CFOs are outpacing CEOs when it comes to pay increases

March 2, 2023, 11:53 AM UTC
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How much of a base salary increase did CEOs and CFOs receive in 2022?

Compensation Advisory Partners (CAP), an executive compensation consulting firm, exclusively shared with Fortune data on salary, bonuses, and equity payouts that provides a sneak peek. The report data is based on 50 cross-industry S&P 1500 companies (with median revenue of $4.6 billion and a median market cap of $7 billion) that have fiscal year ends between Sept. 30 and Nov. 30.

Approximately 80% of CEOs and CFOs in the research sample received base salary increases. Of the companies making increases, the median increase was 4.4% and 5.5% for CEOs and CFOs, respectively. Looking deeper, the range of salary increases for chief executives is 3.4% to 7.4% whereas their finance chief counterparts ranged from 3.6% to 9.1%.

Courtesy of Compensation Advisory Partners

For S&P 1500 companies, the report findings may reflect themes in salary increases, and lower bonus payouts compared to the prior year, says Ryan Colucci, principal at CAP, and author of the report.

“CFOs have generally received slightly higher salary increases when compared to CEOs,” Colucci says. “This past year, salary budgets across industries were higher than historic norms, so we see a marginal increase in the spread between CEOs and CFOs.”

I asked him if he had any thoughts on possible reasons why CFOs are receiving higher salary increases. “Recently, the job market for CFOs has been tighter than in the past with higher turnover rates,” Colucci says. “Over the years, the CFO role has been evolving to generally become a more strategic, decision-making role which increases the criticality of the role for many organizations. With higher turnover rates and the increased importance of the role, companies have needed to adjust pay packages (including salary) to both attract and retain CFO talent.”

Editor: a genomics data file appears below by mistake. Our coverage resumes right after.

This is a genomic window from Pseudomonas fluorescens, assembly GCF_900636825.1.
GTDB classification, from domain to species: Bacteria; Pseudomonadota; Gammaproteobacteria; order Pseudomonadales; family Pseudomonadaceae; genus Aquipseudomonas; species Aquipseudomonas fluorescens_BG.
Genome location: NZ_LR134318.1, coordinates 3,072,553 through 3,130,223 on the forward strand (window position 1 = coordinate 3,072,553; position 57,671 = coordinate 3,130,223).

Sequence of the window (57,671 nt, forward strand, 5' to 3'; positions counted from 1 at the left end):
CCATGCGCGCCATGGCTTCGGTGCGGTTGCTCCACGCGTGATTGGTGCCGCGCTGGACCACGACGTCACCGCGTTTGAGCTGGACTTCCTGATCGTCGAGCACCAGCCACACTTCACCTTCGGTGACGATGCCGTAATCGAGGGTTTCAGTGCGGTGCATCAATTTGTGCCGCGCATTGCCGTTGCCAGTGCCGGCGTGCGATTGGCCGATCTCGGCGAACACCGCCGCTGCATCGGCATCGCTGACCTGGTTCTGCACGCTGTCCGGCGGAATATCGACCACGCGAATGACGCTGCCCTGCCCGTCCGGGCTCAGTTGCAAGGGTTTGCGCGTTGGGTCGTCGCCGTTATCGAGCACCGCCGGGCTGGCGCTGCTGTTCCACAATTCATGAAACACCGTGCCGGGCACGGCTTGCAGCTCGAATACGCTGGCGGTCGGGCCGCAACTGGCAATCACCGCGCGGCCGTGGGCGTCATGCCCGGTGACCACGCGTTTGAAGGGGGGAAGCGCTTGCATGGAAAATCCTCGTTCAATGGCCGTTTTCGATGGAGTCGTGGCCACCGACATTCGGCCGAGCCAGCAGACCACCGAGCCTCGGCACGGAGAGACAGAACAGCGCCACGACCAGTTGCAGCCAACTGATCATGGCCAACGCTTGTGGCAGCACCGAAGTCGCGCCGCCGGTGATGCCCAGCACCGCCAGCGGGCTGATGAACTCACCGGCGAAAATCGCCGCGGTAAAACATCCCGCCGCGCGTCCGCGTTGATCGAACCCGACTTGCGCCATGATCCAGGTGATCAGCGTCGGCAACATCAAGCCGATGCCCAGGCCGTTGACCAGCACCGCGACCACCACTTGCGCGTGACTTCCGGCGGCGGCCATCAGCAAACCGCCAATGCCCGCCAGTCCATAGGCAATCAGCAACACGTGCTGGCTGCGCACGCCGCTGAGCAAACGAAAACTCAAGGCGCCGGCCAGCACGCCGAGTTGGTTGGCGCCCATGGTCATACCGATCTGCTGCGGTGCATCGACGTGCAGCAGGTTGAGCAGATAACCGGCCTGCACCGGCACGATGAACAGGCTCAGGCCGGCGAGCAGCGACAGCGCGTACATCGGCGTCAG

Although CFOs had higher base salary increases, CEOs fared slightly better in bonuses and total compensation. Overall, annual bonuses declined compared to the prior year for just over half of CEOs (down 10% on average) and CFOs (down 12% on average). Total compensation increased modestly, on average, for both CEOs (4%) and CFOs (2%). However, 40% of CEOs experienced a change in total compensation that was greater than 25% of their prior year total pay, and this was the case for one-third of CFOs.

CAP’s report also found that equity awards (non-cash compensation) increased by 17%, on average, for both chief executives and finance chiefs. And equity awards made up two-thirds of CEOs’ total compensation, on average, and 56% of total compensation for CFOs. The research also found that CEOs generally saw “more dramatic swings” in incentive compensation in comparison to CFOs, with a higher percentage of chief executives experiencing increases or decreases of 25% or more.

More than 80% of companies in the S&P 1500 have their fiscal year at the end of the calendar year, Dec. 31, Colucci says. Some of those filings are coming out this week, but the bulk of them will come out throughout the rest of March and early April, he says. The early batch of filings offer up a preview, but so far things are looking bright for CFOs, at least when it comes to pay.

You can find the full report here.

See you tomorrow.

Sheryl Estrada

Big deal

Morgan Stanley’s E-Trade released data from its monthly sector rotation study. The top three sectors in January and February were energy, consumer discretionary (nonessential goods and services, like cars and entertainment), and utilities. The results are based on the trading platform’s customer notional net percentage buy/sell behavior for stocks that comprise the S&P 500 sectors. All three sectors increased between January and February, with energy increasing from 7.92% to 14.85%, according to the report.

Courtesy of Morgan Stanley's E-Trade

Going deeper

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"The resilience of demand-driven inflation means the Fed might have to raise rates closer to 6% to get inflation back to target."

—Bank of America economist Aditya Bhave warned in a note the Fed may need to hike rates to anywhere between 5.25% and 5.5% to return inflation back to the targeted 2% increase year on year, and the Federal Reserve will have to "keep raising rates until it finds the point of pain for consumer demand," Fortune reported

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